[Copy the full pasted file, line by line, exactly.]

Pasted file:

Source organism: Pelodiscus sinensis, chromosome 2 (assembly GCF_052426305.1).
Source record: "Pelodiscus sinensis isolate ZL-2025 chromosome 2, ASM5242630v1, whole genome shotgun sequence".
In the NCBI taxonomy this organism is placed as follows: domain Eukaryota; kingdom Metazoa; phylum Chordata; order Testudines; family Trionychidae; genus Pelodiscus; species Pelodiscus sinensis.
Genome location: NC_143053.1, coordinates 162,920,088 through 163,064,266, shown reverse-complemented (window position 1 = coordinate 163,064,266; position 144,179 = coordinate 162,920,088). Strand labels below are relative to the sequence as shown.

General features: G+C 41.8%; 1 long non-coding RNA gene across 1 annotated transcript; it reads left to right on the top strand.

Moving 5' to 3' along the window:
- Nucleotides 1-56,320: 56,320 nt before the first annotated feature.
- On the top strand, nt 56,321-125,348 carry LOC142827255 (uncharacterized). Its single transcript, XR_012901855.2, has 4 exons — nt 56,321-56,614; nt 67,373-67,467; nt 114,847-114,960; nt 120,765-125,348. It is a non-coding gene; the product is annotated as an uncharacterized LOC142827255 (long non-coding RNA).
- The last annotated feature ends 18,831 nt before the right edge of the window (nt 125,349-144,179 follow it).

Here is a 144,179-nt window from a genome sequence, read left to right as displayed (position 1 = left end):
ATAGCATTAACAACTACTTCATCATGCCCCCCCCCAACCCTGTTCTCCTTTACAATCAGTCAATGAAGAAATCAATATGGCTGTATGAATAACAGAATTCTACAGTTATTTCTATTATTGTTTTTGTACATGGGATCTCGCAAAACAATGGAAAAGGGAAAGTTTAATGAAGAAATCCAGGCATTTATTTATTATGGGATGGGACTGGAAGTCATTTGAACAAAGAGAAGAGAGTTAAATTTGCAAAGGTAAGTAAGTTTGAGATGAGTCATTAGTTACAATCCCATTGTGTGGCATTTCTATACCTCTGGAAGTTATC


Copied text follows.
Source organism: Pelodiscus sinensis, chromosome 2 (assembly GCF_052426305.1).
Source record: "Pelodiscus sinensis isolate ZL-2025 chromosome 2, ASM5242630v1, whole genome shotgun sequence".
In the NCBI taxonomy this organism is placed as follows: domain Eukaryota; kingdom Metazoa; phylum Chordata; order Testudines; family Trionychidae; genus Pelodiscus; species Pelodiscus sinensis.
Genome location: NC_143053.1, coordinates 162,920,088 through 163,064,266, shown reverse-complemented (window position 1 = coordinate 163,064,266; position 144,179 = coordinate 162,920,088). Strand labels below are relative to the sequence as shown.

General features: G+C 41.8%; 1 long non-coding RNA gene across 1 annotated transcript; it reads left to right on the top strand.

Moving 5' to 3' along the window:
- Nucleotides 1-56,320: 56,320 nt before the first annotated feature.
- On the top strand, nt 56,321-125,348 carry LOC142827255 (uncharacterized). Its single transcript, XR_012901855.2, has 4 exons — nt 56,321-56,614; nt 67,373-67,467; nt 114,847-114,960; nt 120,765-125,348. It is a non-coding gene; the product is annotated as an uncharacterized LOC142827255 (long non-coding RNA).
- The last annotated feature ends 18,831 nt before the right edge of the window (nt 125,349-144,179 follow it).

Here is a 144,179-nt window from a genome sequence, read left to right as displayed (position 1 = left end):
ATAGCATTAACAACTACTTCATCATGCCCCCCCCCAACCCTGTTCTCCTTTACAATCAGTCAATGAAGAAATCAATATGGCTGTATGAATAACAGAATTCTACAGTTATTTCTATTATTGTTTTTGTACATGGGATCTCGCAAAACAATGGAAAAGGGAAAGTTTAATGAAGAAATCCAGGCATTTATTTATTATGGGATGGGACTGGAAGTCATTTGAACAAAGAGAAGAGAGTTAAATTTGCAAAGGTAAGTAAGTTTGAGATGAGTCATTAGTTACAATCCCATTGTGTGGCATTTCTATACCTCTGGAAGTTATC